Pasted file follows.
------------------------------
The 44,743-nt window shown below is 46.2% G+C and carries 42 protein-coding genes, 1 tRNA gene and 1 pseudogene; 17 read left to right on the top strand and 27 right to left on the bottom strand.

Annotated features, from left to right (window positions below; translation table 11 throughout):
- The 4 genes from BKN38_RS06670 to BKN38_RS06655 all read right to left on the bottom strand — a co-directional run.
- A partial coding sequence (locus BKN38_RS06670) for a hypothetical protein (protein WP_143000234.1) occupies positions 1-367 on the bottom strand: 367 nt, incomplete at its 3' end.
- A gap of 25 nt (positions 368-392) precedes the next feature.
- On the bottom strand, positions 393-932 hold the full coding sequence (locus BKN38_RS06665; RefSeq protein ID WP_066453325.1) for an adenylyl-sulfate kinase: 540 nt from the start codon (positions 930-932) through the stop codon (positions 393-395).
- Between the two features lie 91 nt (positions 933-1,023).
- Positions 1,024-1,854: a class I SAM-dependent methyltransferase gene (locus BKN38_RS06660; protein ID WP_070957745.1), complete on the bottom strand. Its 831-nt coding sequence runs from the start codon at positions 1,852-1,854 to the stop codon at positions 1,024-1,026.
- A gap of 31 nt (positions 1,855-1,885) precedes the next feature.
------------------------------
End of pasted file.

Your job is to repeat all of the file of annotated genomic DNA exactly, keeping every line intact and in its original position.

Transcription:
The 44,743-nt window shown below is 46.2% G+C and carries 42 protein-coding genes, 1 tRNA gene and 1 pseudogene; 17 read left to right on the top strand and 27 right to left on the bottom strand.

Annotated features, from left to right (window positions below; translation table 11 throughout):
- The 4 genes from BKN38_RS06670 to BKN38_RS06655 all read right to left on the bottom strand — a co-directional run.
- A partial coding sequence (locus BKN38_RS06670) for a hypothetical protein (protein WP_143000234.1) occupies positions 1-367 on the bottom strand: 367 nt, incomplete at its 3' end.
- A gap of 25 nt (positions 368-392) precedes the next feature.
- On the bottom strand, positions 393-932 hold the full coding sequence (locus BKN38_RS06665; RefSeq protein ID WP_066453325.1) for an adenylyl-sulfate kinase: 540 nt from the start codon (positions 930-932) through the stop codon (positions 393-395).
- Between the two features lie 91 nt (positions 933-1,023).
- Positions 1,024-1,854: a class I SAM-dependent methyltransferase gene (locus BKN38_RS06660; protein ID WP_070957745.1), complete on the bottom strand. Its 831-nt coding sequence runs from the start codon at positions 1,852-1,854 to the stop codon at positions 1,024-1,026.
- A gap of 31 nt (positions 1,855-1,885) precedes the next feature.